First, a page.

Earl became conference evangelist for the newly formed South Atlantic Conference in 1946. He ran meetings that netted many baptisms, leading to his selection as Southern Union evangelist in 1950 and in 1954 as associate ministerial secretary of the General Conference. He was only 34, some thirteen years younger than the next youngest of his associates. That same year he conducted a meeting in Montgomery, Alabama, which resulted in 500 baptisms, an unheard-of number at the time.
In 1956, Earl conducted meetings on the South Side of Chicago. Here he again was blessed with success,
baptizing 200 souls and rebaptizing 25. Music was becoming an important part of Earl’s campaigns. Four young Oakwoodites joined the tent meeting and radio broadcasts as the Cathedral Quartet. Joyce Bryant sang for Earl after she became an Adventist. For many years Elder T. Marshall Kelly and the late Elder Charles E. Brooks lent their talents in music to Earl.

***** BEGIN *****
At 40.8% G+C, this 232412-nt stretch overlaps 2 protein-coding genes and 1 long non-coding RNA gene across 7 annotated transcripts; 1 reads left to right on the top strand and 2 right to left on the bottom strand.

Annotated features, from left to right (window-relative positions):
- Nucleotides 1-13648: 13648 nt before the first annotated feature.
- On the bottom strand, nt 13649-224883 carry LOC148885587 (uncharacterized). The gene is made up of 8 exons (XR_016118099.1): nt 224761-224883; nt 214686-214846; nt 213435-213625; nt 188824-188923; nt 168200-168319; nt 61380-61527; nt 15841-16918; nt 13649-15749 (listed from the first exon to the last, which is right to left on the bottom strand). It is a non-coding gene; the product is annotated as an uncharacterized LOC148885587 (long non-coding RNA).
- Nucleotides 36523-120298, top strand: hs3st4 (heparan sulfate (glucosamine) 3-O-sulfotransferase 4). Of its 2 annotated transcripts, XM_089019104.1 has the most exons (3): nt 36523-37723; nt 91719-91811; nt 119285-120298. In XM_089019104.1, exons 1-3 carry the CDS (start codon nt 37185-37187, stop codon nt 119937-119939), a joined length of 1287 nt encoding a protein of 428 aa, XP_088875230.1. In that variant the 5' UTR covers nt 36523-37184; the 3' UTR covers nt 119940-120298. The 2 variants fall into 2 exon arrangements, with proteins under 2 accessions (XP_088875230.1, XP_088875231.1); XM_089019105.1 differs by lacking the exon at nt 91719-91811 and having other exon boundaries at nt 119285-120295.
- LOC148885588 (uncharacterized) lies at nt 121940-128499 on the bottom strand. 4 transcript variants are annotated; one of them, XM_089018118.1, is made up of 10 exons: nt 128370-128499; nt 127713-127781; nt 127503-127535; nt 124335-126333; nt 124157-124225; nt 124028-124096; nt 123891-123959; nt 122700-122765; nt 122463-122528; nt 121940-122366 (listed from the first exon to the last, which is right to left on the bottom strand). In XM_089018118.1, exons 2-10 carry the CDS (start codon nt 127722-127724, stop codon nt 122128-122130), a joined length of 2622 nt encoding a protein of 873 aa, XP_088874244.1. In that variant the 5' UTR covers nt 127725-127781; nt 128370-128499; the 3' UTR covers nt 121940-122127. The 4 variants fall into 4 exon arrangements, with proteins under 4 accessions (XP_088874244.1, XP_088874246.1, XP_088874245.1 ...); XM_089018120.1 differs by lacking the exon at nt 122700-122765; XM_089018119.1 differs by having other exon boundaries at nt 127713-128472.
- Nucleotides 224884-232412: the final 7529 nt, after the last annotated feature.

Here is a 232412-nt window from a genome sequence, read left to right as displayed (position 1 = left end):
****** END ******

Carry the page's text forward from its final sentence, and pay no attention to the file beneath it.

Earl began a long ministry to the world field in 1957 when he was called to conduct meetings in Kampala, Uganda. He would also conduct one of many field schools of evangelism for 20 local pastors. The meetings produced almost 200 baptisms, including the brother of the crown prince of Uganda. In 1958, Earl traveled to the nation’s capital, where he conducted meetings in the Capitol Arena. Here he preached nightly to a multiracial audience, and at the end held the largest baptism to that time in the Allegheny
Conference territory. A total of 262 souls were baptized.
Earl traveled again to Africa in 1957, arriving first in Monrovia, Liberia, where he held an evangelistic crusade along with a field school for the ministers. Here, again, more than 100 were baptized, with many more placed in the baptismal class. Earl then went to Accra, Ghana, also with great success. Many years earlier, as a boy, Earl had been baptized by Elder A. B. Story. In the intervening years Elder Story had become disaffected and left the church. In one of life’s strange twists, Earl had the privilege of rebaptizing Elder Story back into the church.